On Wednesday, members of a subcommittee of the House Committee on Science, Space, and Technology took NASA to task for it's planned mission to Mars, some going so far as to say the journey should be scrapped altogether. Instead, said the experts, NASA should set its sights on more familiar ground: the moon.

The Space Subcommittee discussed NASA's human exploration proposals for roughly two hours, during which it pointed out a number of flaws in the Mars mission.

Paul Spudis, a senior scientist at the Lunar and Planetary Institute, came down especially harshly on the space agency. "America’s civil space program is in disarray, with many aspirations and hopes but few concrete, realizable plans for future missions or strategic direction," he said, adding that NASA lacks what it needs to pull off the mission (and throwing some shade at the agency's strong Twitter game):

We pretend that we are on a “#JourneytoMars” but in fact, possess neither the technology nor the economic resources necessary to undertake a human Mars mission now or within the foreseeable future. What is needed is a logically arranged set of short-term, realizable space goals–a series of objectives and destinations that are not only interesting in and of themselves, but whose attainment build space faring capability in the long term.

John Sommerer, of the National Academy of Sciences, points out that there is another problem with NASA's plan to send people to Mars: Namely, that the mission is likely to cause deep physical and psychological damage to the chosen astronauts. Sommerer says:

Long duration orbital missions at Mars, or on Mars’ moons, may not be feasible at all, because of radiation. And finally, the psycho-social limits on a small group of astronauts confined to extremely tight quarters for multiyear periods, without possibility of realtime interaction with family and friends, pose another poorly understood threat to crew safety and mission success. .

In a statement, Committee Chairman Lamar Smith said that NASA's most thought-out stepping stone to Mars—the Asteroid Retrieval Mission—is "a misguided mission without a budget, without a launch date, and without ties to exploration goals."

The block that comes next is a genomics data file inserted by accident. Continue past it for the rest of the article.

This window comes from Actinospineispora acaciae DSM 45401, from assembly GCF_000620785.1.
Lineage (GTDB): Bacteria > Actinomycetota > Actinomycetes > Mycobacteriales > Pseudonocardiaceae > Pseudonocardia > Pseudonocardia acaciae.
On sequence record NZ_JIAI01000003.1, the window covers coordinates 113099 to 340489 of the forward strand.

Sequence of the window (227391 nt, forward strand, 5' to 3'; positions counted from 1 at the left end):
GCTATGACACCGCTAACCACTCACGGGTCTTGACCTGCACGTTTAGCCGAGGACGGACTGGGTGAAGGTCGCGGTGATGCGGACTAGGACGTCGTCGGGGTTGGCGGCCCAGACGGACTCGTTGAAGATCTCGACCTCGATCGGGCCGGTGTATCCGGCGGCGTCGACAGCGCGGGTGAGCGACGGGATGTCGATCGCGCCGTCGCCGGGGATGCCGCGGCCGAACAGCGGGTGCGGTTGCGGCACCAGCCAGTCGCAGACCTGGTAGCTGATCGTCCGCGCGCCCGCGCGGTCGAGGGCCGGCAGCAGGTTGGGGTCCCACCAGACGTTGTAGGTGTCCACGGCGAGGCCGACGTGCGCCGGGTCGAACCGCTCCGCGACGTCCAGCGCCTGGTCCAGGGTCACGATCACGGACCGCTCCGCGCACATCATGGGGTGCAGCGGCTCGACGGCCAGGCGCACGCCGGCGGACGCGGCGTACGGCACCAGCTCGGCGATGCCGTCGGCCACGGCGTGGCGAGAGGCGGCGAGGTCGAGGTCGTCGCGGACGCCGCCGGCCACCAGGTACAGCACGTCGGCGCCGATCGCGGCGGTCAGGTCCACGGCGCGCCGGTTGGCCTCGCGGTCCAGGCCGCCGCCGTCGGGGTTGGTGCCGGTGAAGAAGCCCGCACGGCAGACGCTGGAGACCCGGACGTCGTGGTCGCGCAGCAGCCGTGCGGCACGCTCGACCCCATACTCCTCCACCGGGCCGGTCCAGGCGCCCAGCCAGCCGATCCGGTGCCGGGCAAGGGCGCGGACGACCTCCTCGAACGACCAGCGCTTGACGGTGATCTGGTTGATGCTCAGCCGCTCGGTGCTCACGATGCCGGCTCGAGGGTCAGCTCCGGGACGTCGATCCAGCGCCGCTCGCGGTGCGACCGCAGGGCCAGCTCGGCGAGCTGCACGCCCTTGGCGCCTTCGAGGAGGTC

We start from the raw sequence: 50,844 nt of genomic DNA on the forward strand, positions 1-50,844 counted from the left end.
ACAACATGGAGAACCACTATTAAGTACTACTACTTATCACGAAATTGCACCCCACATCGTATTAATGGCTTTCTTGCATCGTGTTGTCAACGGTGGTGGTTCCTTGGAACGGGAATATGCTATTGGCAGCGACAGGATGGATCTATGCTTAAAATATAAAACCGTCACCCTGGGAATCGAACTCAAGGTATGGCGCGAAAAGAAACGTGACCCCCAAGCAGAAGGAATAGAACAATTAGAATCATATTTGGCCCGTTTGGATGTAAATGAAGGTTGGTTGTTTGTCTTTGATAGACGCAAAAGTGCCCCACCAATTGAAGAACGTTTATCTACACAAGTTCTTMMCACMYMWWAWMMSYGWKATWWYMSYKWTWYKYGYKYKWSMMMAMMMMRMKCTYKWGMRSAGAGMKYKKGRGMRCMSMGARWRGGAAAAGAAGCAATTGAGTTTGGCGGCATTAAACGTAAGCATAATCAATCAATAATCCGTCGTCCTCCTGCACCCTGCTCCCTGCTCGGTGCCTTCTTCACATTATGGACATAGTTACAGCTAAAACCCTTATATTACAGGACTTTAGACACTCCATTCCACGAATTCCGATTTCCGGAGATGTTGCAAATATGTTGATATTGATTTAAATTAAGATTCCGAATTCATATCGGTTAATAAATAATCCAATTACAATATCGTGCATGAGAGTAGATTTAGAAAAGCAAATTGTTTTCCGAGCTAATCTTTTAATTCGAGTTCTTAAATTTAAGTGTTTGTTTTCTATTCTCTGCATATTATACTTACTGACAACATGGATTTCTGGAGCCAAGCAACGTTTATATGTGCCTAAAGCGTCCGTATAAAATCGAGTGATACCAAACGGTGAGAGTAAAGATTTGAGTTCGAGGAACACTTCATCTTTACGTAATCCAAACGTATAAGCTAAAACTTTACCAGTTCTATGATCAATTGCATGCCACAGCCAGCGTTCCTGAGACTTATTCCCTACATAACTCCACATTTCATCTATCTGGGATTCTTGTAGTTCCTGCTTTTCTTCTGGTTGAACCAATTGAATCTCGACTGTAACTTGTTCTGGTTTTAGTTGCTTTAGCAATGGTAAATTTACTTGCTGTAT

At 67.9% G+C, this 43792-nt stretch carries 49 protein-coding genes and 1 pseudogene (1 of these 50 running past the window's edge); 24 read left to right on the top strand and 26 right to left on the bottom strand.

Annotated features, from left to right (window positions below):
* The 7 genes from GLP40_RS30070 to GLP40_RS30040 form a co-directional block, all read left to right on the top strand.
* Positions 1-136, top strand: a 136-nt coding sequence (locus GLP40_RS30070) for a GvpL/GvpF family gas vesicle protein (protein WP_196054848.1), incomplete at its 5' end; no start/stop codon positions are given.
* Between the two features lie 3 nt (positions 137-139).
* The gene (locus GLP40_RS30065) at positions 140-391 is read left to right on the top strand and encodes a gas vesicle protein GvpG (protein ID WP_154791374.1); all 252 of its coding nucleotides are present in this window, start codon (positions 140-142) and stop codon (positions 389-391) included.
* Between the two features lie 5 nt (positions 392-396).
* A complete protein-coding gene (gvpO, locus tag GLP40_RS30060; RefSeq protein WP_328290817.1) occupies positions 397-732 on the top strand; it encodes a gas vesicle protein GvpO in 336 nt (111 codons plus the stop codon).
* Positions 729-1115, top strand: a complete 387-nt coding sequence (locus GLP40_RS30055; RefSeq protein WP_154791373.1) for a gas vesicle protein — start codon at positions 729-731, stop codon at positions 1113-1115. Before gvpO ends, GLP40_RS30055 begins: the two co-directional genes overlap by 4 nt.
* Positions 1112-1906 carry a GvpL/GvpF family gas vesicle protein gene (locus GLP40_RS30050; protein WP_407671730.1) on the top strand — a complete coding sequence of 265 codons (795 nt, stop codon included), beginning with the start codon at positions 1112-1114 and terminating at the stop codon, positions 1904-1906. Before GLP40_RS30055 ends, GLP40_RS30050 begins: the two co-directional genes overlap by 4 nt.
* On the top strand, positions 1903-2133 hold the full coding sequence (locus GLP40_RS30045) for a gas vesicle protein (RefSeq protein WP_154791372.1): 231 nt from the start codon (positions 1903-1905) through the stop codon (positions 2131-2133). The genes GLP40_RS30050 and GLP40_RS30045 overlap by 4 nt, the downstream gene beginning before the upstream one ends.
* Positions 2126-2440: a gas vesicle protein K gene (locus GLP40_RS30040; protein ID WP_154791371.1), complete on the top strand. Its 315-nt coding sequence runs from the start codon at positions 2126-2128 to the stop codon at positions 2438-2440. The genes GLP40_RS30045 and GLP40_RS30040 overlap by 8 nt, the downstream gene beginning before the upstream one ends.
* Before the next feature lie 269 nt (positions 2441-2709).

Spudis added that by focusing on what he sees as an ill-defined mission takes away from focus on a lunar mission. In his view, that puts the U.S. at risk of losing its prominence in the international space race — while Europe, India, Russia and China have doubled down on a new Moon mission, the U.S. is focusing on impossible dreams (i.e., Mars).

And, he continues, disinterest in a lunar mission could pose a national security risk:

China has demonstrated their capability in anti-satellite (ASAT) warfare, most notoriously with the interception and destruction of a target satellite in low Earth orbit in 2007, creating a hazardous cloud of space debris that threatens the satellites of all nations… we would have no recourse to this type of action and few alternatives short of war. In such a scenario, we would be starting at a decided disadvantage as a result of our lack of commitment to establishing a strong national presence in cislunar space.


Pulling back from the Mars mission would be a blow to NASA, which hopes to send a manned mission within the next few years and ultimately set up camp on the red planet. But this is not the first time that experts have wondered whether the mission is overly ambitious. We hope they're wrong.

Danielle Wiener-Bronner is a news reporter.